That is what readers of his column on the budget standoff undoubtedly concluded when they read his line:
"It’s a pity, because the outlines of the needed deal are clear."
He then lists a number of items which would not obviously be in most people's outlines, such as reduction in the top tax rate from 39.6 percent to 30.0 percent, and "sizable cuts in Social Security and Medicare." The latter might be viewed as especially surprising since an overwhelming majority of people across the political spectrum are opposed to cuts in Social Security and Medicare.
As a policy matter, with the vast majority of retirees just scraping by now, the idea of imposing further hardship would not seem to make a lot of sense. According to the Pew Research Center, the median near retiree household will not even have enough wealth to pay off their mortgage (their median wealth is just $162,000 compared to a median house price of more than $180,000).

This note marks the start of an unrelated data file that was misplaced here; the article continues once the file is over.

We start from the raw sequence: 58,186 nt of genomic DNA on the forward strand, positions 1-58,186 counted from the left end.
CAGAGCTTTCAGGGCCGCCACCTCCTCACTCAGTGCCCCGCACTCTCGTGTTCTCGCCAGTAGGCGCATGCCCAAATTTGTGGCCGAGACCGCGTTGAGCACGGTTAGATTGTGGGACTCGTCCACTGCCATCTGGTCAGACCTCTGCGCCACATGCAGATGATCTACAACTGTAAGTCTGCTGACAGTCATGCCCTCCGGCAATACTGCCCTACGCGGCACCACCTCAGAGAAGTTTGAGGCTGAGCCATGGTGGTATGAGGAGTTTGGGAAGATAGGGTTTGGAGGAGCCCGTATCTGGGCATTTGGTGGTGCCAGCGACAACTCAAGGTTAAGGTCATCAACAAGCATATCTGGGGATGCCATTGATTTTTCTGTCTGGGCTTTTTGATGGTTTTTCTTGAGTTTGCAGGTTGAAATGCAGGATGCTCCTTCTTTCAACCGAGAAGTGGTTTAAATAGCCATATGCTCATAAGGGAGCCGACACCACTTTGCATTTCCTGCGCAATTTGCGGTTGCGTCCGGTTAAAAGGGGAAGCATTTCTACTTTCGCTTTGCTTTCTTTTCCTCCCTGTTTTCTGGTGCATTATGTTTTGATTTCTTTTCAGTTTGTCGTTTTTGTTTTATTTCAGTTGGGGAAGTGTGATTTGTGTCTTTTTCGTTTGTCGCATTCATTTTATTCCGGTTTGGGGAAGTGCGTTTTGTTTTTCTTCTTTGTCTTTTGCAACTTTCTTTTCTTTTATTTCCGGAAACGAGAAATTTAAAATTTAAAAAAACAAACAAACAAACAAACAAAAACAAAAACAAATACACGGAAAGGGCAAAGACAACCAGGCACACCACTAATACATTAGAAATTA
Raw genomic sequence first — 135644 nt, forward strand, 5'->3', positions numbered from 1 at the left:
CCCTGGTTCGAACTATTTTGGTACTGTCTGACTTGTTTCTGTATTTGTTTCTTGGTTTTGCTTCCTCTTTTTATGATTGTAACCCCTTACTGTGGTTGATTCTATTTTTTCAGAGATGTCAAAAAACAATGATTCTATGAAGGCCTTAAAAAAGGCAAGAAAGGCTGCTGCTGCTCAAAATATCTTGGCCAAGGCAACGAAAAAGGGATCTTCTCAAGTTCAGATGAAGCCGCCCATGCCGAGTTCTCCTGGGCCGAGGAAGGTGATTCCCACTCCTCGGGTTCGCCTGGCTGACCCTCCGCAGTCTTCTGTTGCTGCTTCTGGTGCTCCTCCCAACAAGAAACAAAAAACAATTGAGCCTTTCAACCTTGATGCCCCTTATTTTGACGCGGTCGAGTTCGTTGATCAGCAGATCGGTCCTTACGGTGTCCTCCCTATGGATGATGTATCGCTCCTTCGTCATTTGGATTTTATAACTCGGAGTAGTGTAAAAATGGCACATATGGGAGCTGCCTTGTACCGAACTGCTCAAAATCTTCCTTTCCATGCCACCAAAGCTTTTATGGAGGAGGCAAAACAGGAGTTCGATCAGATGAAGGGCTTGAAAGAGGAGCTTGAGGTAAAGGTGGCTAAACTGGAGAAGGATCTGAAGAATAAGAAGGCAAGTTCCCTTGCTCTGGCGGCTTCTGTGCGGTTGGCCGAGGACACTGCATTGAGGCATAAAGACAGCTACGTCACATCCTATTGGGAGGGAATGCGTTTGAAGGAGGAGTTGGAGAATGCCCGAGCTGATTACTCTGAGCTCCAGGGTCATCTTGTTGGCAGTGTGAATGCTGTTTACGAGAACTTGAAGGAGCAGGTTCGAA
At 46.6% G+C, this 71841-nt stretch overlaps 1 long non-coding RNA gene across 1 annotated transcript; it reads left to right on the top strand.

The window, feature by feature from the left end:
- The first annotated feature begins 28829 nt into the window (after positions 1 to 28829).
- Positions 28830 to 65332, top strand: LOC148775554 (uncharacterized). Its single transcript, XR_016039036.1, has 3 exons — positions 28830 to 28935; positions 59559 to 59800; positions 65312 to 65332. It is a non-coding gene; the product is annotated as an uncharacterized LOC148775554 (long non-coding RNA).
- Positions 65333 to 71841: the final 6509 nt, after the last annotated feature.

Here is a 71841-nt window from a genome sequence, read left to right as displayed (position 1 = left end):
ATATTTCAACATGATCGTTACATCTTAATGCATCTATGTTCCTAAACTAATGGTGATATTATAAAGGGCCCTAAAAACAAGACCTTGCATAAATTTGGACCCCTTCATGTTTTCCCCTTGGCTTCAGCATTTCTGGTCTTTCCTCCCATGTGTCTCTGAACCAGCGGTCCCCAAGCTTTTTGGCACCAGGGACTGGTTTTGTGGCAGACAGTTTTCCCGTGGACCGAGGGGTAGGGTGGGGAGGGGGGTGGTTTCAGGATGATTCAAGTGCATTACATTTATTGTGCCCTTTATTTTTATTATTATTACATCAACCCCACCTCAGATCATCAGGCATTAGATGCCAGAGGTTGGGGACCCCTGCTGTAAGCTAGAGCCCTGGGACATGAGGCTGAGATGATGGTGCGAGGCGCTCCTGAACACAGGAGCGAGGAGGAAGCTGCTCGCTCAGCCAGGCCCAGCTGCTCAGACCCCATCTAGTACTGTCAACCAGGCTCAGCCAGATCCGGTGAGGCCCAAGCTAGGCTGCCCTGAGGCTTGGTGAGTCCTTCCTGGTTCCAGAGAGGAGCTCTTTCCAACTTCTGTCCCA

This means that if a typical household used all of their wealth, including all their retirement accounts and selling their car, they would still have a small mortgage left over and would be entirely dependent on a Social Security check that averages just over $1,200 a month for their income. While highly touted in media outlets like the Washington Post, the number of affluent elderly (incomes over $100,000) are few and far between. Cutting their benefits would have little impact on the finances of Social Security and Medicare or the federal budget.
Given these facts, how could it be so clear to Samuelson that the outlines of the needed deal include sizable cuts in Social Security and Medicare? I gave my answer.